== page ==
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Egypt: Syrian sailor stranded in Suez Canal allowed home after four years

Mohammed Aisha was forced to live on an abandoned ship after an Egyptian court made him its legal guardian
Mohammad Aisha pictured at Cairo airport before boarding a flight home to Syria. Aisha lost his mother in Syria during his four year ordeal (Supplied: ITF)

A Syrian seafarer has been allowed to go home by Egyptian authorities after being stranded on the Suez Canal for nearly four years. 

Mohammed Aisha was the chief officer on the Bahraini flagged MV Aman for two months before Egyptian authorities detained it in May 2017 for having expired safety equipment certificates.

He was then made "legal guardian" of the vessel by an Egyptian court, which prevented him from leaving the Aman until the ship was sold or a replacement guardian found.

His ordeal was prolonged further when, facing financial difficulty in Bahrain, the Aman's Lebanese owners failed in 2017 to pay for fuel.

Speaking to the BBC on Thursday before boarding his flight home to Syria, Aisha said it felt like leaving prison.

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"How do I feel? Like I finally got out of prison. I'm finally going to be rejoined with my family. I'm going to see them again," the sailor said. 

He added that the lowest point of his four years aboard the MV Aman was when his mother died. 

The ship also had no power and was covered in rodents and insects. 

Aisha would later be able to swim ashore every few days to charge his phone and look for food and water after a storm blew the Aman off its anchorage in March 2020. The ship drifted five miles, eventually running aground a few hundred metres from the shoreline.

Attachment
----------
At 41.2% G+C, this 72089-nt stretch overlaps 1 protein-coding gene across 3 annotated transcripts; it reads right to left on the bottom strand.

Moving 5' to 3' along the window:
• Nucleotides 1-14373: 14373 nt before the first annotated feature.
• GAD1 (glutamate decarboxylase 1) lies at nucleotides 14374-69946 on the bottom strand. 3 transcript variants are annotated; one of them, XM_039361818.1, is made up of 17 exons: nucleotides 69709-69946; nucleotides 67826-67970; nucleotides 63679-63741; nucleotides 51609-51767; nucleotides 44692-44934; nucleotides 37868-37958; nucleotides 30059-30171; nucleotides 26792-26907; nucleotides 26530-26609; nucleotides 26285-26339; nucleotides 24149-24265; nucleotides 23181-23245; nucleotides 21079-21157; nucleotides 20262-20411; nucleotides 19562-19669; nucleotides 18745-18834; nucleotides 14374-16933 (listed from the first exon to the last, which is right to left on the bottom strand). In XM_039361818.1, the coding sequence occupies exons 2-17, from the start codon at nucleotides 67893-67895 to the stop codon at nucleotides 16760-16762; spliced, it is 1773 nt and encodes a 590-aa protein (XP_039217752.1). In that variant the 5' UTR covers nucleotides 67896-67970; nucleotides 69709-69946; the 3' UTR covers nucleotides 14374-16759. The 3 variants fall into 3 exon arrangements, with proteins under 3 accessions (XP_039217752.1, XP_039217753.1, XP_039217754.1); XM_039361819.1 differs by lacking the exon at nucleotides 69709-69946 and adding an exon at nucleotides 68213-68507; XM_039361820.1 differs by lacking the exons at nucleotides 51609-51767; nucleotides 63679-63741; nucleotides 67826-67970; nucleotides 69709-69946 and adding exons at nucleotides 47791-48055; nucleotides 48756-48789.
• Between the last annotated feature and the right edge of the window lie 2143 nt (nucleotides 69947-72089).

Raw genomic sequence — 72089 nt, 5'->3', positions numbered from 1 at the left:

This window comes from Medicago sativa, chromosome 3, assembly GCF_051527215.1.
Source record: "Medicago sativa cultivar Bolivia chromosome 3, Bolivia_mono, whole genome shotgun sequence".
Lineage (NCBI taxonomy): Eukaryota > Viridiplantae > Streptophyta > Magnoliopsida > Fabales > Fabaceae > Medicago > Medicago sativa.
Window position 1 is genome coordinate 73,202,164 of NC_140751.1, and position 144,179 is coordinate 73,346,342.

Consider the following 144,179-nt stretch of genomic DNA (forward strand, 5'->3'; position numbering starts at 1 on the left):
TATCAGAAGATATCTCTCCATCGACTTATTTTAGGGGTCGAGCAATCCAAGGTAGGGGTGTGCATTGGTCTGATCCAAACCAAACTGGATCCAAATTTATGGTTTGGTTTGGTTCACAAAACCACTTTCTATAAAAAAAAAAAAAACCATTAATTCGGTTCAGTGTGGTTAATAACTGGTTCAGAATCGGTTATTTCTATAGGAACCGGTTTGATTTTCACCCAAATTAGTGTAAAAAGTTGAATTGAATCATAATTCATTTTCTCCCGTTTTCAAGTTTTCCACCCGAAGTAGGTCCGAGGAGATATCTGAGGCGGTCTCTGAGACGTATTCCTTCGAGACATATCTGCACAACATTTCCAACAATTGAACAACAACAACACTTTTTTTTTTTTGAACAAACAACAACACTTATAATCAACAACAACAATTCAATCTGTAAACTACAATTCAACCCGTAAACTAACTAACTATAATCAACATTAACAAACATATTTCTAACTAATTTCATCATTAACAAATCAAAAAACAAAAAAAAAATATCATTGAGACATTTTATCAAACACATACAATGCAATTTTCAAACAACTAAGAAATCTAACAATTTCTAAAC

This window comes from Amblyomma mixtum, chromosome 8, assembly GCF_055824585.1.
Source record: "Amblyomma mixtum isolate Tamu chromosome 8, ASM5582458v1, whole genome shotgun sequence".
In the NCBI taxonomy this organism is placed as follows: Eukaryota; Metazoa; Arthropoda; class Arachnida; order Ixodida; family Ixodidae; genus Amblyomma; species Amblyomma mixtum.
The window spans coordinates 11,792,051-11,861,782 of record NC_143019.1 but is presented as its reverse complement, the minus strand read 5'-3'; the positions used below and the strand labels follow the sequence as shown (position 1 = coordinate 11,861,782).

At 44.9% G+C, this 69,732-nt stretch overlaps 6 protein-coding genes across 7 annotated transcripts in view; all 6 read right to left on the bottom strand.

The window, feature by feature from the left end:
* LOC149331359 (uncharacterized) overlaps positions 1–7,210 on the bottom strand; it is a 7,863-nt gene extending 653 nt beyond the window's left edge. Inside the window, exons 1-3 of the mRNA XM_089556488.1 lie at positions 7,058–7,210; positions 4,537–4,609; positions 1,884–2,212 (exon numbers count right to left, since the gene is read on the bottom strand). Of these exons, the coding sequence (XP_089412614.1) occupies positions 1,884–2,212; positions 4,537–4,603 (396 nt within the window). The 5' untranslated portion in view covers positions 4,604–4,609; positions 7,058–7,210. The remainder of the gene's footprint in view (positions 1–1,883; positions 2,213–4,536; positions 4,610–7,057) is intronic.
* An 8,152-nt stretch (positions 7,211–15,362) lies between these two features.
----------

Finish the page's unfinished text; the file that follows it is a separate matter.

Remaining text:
Aisha's crew left him in September 2019, so he lived alone on the ship for nearly two years. 

A doctor who examined the Syrian before he began his journey home said he appeared malnourished, anaemic and suffering from symptoms "typical of someone imprisoned in poor conditions".

Union assistance

His ordeal ended after a representative from the International Transport Workers Federation (ITF) told an Egyptian court that he could take Aisha's place and become the legal guardian of the vessel. 

"This has been one of the most frustrating abandonment cases I have worked on, because the situation has been so desperate for Mohammed for so long," said Mohamed Arrachedi from the ITF. 

"The suffering caused to Mohammed could have been perfectly avoided if the ship owner and the other parties with obligations to him and the ship did the right thing from the start."

"So much has changed in the last four years," he added. "Mohammed's home in Syria could be unrecognisable. Some of his family died years ago. The delays mean he will never see his mother again, and that is terribly sad." 

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Arrachedi said Aisha's ordeal highlights Egypt's controversial "legal guardianship system" in cases of seafarer abandonment. 

His case is similar to a Turkish captain trapped aboard a ship in the Suez Canal for several months when an Egyptian court made him the legal guardian of the MV Kenan Mete in February 2021. 

Captain Kara was eventually released to a nearby hotel, but he remains unable to leave Egypt.

According to the International Labour Organisation, there are more than 250 cases around the world of crews being abandoned. The UN agency noted that an additional 85 cases were reported last year, twice more than in the previous year.  

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